The announcement this month that 31 Hanford workers were contaminated from a June 8 incident is raising more questions about how government agencies alert the public about the test results of leaks from one of the world’s most polluted sites.
The Department of Energy, which oversees the multibillion-dollar contracts paid to private companies tasked with cleaning up Hanford, alerted the public on June 8 of a plutonium release. Then on Oct. 18, it announced that some 31 workers were contaminated with low levels of radiation following the incident that triggered the “take cover” alarm on June 8 at the 580-square-mile site just outside of Richland.
Initial testing of contractors, who were working with heavy equipment to dismantle part of the line that produced much of this nation’s plutonium, found no contamination in their protective clothing or skin. However, 305 of the employees were later tested. Of those, 31 were found to have low levels of radiation in their systems.
Tom Carpenter, the executive director of watchdog group Hanford Challenge, said the four-month delay in government officials explaining the results of the exposure and testing has become the new norm.
“It’s been a trend at the Hanford site for many years,” Carpenter said. “If news does get released about something that’s not good, it’s often half the story. In many cases, the news is actually released by active workers.”
Carpenter questioned whether DOE officials required the testing of employees or made it voluntary. He also wanted to know why officials only tested workers’ fecal matter rather than doing a full-body count to test for contaminated particles that could have lodged in their lungs.
DOE spokesman Geoff Tyree confirmed the tests were only for those employees who asked for them. Officials did follow up and used the full-body scans, or lung counts, for four employees who requested them.
As part of a follow-up to the fecal scans, known as bioassay tests, officials conducted chest counts on 114 employees and took urine samples from 97 workers. All of those scans, including those of the four who requested lung counts, came back as negative, Tyree said.
“Employee safety remains our No. 1 goal as we encounter and overcome challenges inherent with demolishing what was once one of the most hazardous buildings in the DOE complex,” Tyree said, reading from a prepared statement. “We believe we have taken positive steps to further reduce the possibility of contamination during the remaining demolition work.”
He noted that of the 31 exposed employees, 18 had levels of 0.5 millirems over 50 years. The other 13 had higher doses, some 10 millirems over 50 years. For comparison, the average resident receives about 300 millirems a year from natural background radiation.
The workers’ scans came in “well below the administrative limit of 2,000 millirems per year for contract employees,” Tyree said.
But Carpenter, an attorney who has represented whistleblowers at Hanford since 1986, said any plutonium exposure is too much.
“There was no kind of concern expressed. Initially, they said no worker was exposed,” he said. “That turned out to be not right, but they didn’t change their tune. Their characterization was, ‘This was such a small amount.’ That’s the wrong response. Nobody should have been exposed to plutonium.”
Carpenter said he believes the safety protocols at Hanford have slipped.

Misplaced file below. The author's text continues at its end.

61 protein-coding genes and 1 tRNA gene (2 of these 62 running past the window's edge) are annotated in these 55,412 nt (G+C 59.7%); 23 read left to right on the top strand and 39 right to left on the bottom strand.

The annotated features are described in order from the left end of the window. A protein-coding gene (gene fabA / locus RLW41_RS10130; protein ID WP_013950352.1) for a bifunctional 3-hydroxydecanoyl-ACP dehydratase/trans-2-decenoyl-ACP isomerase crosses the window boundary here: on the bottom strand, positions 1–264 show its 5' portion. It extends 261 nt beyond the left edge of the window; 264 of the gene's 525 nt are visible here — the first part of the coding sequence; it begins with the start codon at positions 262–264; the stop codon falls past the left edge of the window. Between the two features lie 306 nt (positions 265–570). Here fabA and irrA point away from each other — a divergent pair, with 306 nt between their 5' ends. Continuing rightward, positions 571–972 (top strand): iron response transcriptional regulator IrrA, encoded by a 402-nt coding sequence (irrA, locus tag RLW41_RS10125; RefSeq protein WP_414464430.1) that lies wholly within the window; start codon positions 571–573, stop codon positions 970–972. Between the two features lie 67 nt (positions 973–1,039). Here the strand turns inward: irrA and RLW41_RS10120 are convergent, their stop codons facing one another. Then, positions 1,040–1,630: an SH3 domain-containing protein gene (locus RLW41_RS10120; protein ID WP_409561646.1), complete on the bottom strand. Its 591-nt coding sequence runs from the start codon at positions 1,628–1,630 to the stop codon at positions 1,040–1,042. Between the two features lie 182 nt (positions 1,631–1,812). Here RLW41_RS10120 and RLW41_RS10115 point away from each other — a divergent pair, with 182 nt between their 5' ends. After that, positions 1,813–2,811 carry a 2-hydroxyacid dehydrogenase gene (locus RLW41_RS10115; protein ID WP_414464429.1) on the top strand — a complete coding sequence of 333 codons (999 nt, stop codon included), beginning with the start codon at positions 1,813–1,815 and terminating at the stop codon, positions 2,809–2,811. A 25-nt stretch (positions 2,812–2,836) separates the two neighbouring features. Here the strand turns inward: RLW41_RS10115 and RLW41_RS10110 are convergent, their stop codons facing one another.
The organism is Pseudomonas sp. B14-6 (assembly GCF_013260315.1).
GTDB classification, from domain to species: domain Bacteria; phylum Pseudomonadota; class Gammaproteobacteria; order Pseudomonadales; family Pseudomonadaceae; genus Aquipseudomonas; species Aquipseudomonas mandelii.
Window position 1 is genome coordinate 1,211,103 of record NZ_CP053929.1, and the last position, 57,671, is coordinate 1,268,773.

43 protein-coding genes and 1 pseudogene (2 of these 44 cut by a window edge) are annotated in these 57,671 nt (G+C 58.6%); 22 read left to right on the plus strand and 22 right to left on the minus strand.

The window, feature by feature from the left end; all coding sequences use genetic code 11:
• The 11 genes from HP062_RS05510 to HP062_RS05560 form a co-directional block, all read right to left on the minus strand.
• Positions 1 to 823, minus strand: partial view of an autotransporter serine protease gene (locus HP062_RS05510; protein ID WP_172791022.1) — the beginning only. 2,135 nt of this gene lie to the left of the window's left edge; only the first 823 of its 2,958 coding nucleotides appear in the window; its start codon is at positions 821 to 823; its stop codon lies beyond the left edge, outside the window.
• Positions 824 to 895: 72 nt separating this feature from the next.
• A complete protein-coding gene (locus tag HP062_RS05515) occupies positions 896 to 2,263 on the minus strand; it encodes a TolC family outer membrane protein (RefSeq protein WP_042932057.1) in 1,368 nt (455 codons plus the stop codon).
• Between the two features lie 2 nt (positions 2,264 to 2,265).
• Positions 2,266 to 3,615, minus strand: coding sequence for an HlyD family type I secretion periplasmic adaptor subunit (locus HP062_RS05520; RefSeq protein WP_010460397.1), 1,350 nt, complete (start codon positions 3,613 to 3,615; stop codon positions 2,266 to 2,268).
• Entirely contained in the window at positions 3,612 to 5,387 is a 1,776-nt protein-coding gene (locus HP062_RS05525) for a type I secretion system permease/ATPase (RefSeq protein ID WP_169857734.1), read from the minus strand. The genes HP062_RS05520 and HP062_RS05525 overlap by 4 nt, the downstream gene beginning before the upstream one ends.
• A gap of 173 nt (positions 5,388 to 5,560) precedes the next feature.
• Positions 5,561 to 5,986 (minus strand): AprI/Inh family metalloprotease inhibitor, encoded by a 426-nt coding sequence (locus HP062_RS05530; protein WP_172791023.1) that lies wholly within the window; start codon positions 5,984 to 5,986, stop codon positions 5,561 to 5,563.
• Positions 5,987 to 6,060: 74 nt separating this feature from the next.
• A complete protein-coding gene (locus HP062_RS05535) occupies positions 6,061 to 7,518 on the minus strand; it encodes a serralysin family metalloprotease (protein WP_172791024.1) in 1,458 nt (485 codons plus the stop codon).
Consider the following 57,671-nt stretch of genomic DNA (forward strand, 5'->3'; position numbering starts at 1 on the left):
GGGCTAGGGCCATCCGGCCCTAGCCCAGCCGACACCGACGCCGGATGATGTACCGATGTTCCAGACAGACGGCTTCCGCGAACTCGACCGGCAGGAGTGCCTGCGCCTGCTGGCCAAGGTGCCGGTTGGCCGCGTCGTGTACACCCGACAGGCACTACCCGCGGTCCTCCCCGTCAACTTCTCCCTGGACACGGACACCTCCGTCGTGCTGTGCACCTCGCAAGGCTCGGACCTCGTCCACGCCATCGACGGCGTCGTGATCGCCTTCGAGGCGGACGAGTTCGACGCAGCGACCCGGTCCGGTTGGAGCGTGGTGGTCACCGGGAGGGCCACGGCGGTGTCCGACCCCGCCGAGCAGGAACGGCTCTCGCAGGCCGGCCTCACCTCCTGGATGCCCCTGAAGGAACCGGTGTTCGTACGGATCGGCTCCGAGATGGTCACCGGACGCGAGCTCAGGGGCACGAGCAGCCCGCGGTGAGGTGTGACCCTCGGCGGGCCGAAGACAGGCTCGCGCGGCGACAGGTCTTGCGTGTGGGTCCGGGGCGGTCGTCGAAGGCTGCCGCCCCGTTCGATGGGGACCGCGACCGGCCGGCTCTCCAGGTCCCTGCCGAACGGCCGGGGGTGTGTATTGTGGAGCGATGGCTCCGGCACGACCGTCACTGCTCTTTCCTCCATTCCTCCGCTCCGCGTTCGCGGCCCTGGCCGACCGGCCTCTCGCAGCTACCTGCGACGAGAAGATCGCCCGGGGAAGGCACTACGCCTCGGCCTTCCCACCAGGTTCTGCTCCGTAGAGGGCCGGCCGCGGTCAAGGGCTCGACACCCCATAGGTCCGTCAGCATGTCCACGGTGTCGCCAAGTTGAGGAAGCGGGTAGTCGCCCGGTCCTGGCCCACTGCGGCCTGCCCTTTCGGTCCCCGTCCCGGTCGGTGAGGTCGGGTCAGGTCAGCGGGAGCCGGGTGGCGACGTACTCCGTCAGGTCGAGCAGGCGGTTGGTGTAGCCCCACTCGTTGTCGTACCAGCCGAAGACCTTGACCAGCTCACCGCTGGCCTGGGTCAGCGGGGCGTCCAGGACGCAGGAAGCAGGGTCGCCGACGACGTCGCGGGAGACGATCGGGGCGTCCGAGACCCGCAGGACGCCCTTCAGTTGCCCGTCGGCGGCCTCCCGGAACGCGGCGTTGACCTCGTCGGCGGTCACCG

“Twenty years ago if this happened at Hanford, the site would have been shut down. Outside inquiries would have opened up. People would have asked, ‘What went wrong? Why and how can we avoid it in the future?’ Now they shut down a couple of days and they go back to work.”
Tyree said employees of CH2M Hill Plateau Remediation Co. began taking down the outer portion of the Plutonium Reclamation facility in November 2016. The building was used to extract plutonium out of waste from previous processes.
Following the June 8 contamination release, CH2M Hill shut down work on the reclamation facility and has not yet restarted. The company plans to take down a portion of the main plutonium processing facility next to the reclamation plant to prevent a wind-tunnel effect between the two buildings that could have contributed to the spread of the radiation.
Tyree said crews previously set up air monitors around the construction site that are designed to pick up contamination levels far below those that would put workers at risk. If they are set off, work stops to determine what’s going on, he said.
But Carpenter noted that the Washington Department of Health tests showed plutonium and americium particles in low levels at the Rattlesnake security barricade, which is 3 miles from the plant where the workers apparently caused the contamination release.
“How did it drift all the way to the highway?” he said.
Carpenter also questioned why the contractors didn’t deploy large tents to contain the dust from the demolition.
“That would have kept any radioactive clouds from coming out,” Carpenter said. “I understand they want to save money. But there are some risks that you don’t trade off.”
Tyree said contractors have responded to the incident by moving employees farther away from the demolition; adding exhausters, which draw contaminated air into the site, where it is filtered; and using dust suppression from ground-based foggers during the work.
Tyree said employee safety remains DOE’s top priority.
Workers produced plutonium for the nation’s top-secret Manhattan Project during World War II. Following the war, Hanford workers produced plutonium for the nation’s nuclear arsenal during the decadeslong Cold War.
The Hanford Site was decommissioned in 1988 for federal cleanup.
Editors Note: The first two paragraphs were clarified on Tuesday, Oct. 31, 2017 to reflect that the Department of Energy did alert the public on June 8 about a plutonium release.
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